One could speculate about ministries that would correspond to the nature and the charisms of woman and which could be of great service to the Church. One can say that there are two ministerial profiles in the Church: the apostolic and Petrine one, which stands at the origin of the sacramental priesthood of the presbyterate and the episcopate, and the Marian one of spiritual maternity, of contemplation and intercession (cf. Address of John Paul II to the Roman Curia, 22 Dec. 1987). It is to this Marian profile of the Church that we should look to discover in depth the role of woman in the Church and her possible ministry. “This link between the two profiles of the Church, the Marian and the Petrine, is therefore profound and complementary. This is so even though the Marian profile is anterior not only in the design of God but also in time, as well as being supreme and pre-eminent, richer in personal and communitarian implications for individual ecclesial vocations” (Address to the Roman Curia, 22 Dec. 1987 no. 2, L’Osservatore Romano English-Language edition, 11 Jan. 1988, p. 6)
Catholic tradition is rich in all these forms of woman’s ministry and the Holy Spirit could reveal others for the needs of our time.
How many nuns and women religious have exercised this ministry of spiritual motherhood, contemplation, and intercession! How many communities, how many secular institutes, how many movements today are discovering this ministry of woman, religious and lay, which, without being the sacramental priesthood, serves Christ and today’s Church in the Marian line of ministry.
Spiritual Movements Offer New Possibilities
It is absolutely necessary to preserve and develop in the Church, which is a mother, the characteristic of femininity which is of her essence. To confer the ministerial priesthood on women would contradict their proper nature and the specific gifts which they possess. “By virtue of this consecration brought about by the outpouring of the Spirit in the sacrament of holy orders, the spiritual life of the priest is marked, molded, and characterized by the way of thinking and acting proper to Jesus Christ, Head and Shepherd of the Church, and which are summed up in his pastoral charity” (Pastores Dabo Vobis, no. 21). It is clear that the ministerial priesthood as it has been conceived for centuries does not conform to the proper nature of woman.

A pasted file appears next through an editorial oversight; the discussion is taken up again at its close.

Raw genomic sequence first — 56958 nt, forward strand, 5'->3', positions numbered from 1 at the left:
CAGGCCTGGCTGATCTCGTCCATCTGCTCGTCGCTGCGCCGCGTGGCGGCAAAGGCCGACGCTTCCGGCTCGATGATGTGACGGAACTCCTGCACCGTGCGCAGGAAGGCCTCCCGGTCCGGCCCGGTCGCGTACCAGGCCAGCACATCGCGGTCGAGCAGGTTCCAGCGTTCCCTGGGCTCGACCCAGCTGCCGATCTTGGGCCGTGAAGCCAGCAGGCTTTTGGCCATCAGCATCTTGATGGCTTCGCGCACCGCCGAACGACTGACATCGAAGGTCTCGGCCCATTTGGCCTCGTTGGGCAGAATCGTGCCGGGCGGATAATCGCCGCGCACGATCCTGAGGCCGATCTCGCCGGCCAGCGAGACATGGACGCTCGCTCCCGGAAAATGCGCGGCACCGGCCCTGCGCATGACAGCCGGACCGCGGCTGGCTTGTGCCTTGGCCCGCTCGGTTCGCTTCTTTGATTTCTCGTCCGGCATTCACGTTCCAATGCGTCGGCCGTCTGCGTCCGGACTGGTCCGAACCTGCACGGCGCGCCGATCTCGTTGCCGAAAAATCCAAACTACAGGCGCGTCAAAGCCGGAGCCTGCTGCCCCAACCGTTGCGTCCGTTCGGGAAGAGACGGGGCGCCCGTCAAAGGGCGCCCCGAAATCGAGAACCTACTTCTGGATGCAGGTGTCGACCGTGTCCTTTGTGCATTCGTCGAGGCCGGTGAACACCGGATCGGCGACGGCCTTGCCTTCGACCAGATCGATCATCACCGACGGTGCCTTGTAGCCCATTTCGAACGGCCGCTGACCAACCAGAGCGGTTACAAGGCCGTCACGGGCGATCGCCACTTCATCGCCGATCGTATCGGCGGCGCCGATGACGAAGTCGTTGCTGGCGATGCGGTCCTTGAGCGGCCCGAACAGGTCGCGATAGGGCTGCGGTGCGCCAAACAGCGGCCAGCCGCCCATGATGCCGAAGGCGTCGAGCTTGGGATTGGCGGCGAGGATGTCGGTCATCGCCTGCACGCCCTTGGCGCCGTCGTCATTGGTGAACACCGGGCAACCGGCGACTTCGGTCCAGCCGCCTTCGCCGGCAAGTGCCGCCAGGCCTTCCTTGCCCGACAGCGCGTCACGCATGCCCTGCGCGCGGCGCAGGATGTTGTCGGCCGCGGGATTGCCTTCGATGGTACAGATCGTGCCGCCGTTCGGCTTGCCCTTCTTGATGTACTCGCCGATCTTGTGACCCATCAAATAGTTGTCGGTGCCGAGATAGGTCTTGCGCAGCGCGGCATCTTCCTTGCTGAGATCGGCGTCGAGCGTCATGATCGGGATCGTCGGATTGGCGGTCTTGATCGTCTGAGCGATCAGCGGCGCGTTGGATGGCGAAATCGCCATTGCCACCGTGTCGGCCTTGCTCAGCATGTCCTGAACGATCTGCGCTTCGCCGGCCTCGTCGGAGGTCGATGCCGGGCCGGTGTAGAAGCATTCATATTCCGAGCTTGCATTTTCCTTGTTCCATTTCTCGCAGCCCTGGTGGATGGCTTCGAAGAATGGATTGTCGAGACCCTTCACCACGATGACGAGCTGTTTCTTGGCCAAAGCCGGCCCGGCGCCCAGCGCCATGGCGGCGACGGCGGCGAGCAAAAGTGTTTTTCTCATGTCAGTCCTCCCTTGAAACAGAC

It is in the Marian nature of the Church, as virgin, bride, and mother, that the source of women’s vocations and ministries in service to the Church should be sought.
It is rather striking to see how the ecclesial communities which are more orientated toward the pastoral consecration of women are those which have no experience, or only very limited experience, of the monastic or religious life. On the contrary, for the Catholic Church the monastic and religious life is an immense field in which the feminine ministries serving the Church flourish. Today the communities of modern foundation, the secular institutes, the spiritual movements at the heart of the Church are offering new possibilities for vocations and ministries in the Church to women, whether they are single or mothers of families.
In the light of the Marian nature of the Church as spiritual mother, vocations and ministries proper to women can be identified in great numbers in the Church. The ministry of woman is characterized by spiritual motherhood: gifts of acceptance, spiritual discernment, counseling, etc. The contemplative life and the spiritual combat of intercession are also among the specific gifts of the Christian woman who can be led to exercise a true ministry of leadership in the heart of the Church. Could not the catechetical ministry be further improved, and even the ministry of preaching on the part of women, not to mention teaching theology?
The coming synod on religious life will have an immense field for reflecting on how to develop all the potential of women’s ministry in the Church as a complement to the ministerial priesthood of presbyters.